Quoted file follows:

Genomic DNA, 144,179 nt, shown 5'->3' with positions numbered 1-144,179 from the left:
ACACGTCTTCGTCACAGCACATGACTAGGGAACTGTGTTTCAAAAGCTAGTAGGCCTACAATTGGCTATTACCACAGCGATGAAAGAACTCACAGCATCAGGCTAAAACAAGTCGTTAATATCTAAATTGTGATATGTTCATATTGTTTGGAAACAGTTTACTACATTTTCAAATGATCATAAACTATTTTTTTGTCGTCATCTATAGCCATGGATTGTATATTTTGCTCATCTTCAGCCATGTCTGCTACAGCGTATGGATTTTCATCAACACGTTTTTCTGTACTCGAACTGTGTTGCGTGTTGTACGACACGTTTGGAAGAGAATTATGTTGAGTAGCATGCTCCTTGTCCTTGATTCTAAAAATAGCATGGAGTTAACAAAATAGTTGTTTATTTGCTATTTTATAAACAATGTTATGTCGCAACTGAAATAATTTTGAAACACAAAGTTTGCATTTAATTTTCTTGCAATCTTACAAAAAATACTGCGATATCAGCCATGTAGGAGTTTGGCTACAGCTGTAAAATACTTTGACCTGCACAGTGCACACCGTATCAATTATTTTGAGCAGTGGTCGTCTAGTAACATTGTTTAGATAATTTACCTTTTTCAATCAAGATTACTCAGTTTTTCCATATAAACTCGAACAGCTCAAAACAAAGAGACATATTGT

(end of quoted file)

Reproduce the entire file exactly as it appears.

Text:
Genomic DNA, 144,179 nt, shown 5'->3' with positions numbered 1-144,179 from the left:
ACACGTCTTCGTCACAGCACATGACTAGGGAACTGTGTTTCAAAAGCTAGTAGGCCTACAATTGGCTATTACCACAGCGATGAAAGAACTCACAGCATCAGGCTAAAACAAGTCGTTAATATCTAAATTGTGATATGTTCATATTGTTTGGAAACAGTTTACTACATTTTCAAATGATCATAAACTATTTTTTTGTCGTCATCTATAGCCATGGATTGTATATTTTGCTCATCTTCAGCCATGTCTGCTACAGCGTATGGATTTTCATCAACACGTTTTTCTGTACTCGAACTGTGTTGCGTGTTGTACGACACGTTTGGAAGAGAATTATGTTGAGTAGCATGCTCCTTGTCCTTGATTCTAAAAATAGCATGGAGTTAACAAAATAGTTGTTTATTTGCTATTTTATAAACAATGTTATGTCGCAACTGAAATAATTTTGAAACACAAAGTTTGCATTTAATTTTCTTGCAATCTTACAAAAAATACTGCGATATCAGCCATGTAGGAGTTTGGCTACAGCTGTAAAATACTTTGACCTGCACAGTGCACACCGTATCAATTATTTTGAGCAGTGGTCGTCTAGTAACATTGTTTAGATAATTTACCTTTTTCAATCAAGATTACTCAGTTTTTCCATATAAACTCGAACAGCTCAAAACAAAGAGACATATTGT